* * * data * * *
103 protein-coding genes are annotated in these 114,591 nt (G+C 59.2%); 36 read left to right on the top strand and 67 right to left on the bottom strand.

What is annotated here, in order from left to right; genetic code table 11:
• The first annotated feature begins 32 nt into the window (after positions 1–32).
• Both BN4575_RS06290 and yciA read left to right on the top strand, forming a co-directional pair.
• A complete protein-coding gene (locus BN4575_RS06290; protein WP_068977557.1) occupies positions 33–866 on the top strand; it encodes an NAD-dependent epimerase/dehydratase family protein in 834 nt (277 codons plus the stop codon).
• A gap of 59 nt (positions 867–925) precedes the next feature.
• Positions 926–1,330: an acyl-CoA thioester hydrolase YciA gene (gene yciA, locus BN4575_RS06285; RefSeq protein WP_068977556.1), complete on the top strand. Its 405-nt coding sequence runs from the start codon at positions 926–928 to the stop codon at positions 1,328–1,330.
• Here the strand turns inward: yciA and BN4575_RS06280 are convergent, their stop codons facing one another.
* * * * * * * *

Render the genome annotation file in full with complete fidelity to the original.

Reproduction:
103 protein-coding genes are annotated in these 114,591 nt (G+C 59.2%); 36 read left to right on the top strand and 67 right to left on the bottom strand.

What is annotated here, in order from left to right; genetic code table 11:
• The first annotated feature begins 32 nt into the window (after positions 1–32).
• Both BN4575_RS06290 and yciA read left to right on the top strand, forming a co-directional pair.
• A complete protein-coding gene (locus BN4575_RS06290; protein WP_068977557.1) occupies positions 33–866 on the top strand; it encodes an NAD-dependent epimerase/dehydratase family protein in 834 nt (277 codons plus the stop codon).
• A gap of 59 nt (positions 867–925) precedes the next feature.
• Positions 926–1,330: an acyl-CoA thioester hydrolase YciA gene (gene yciA, locus BN4575_RS06285; RefSeq protein WP_068977556.1), complete on the top strand. Its 405-nt coding sequence runs from the start codon at positions 926–928 to the stop codon at positions 1,328–1,330.
• Here the strand turns inward: yciA and BN4575_RS06280 are convergent, their stop codons facing one another.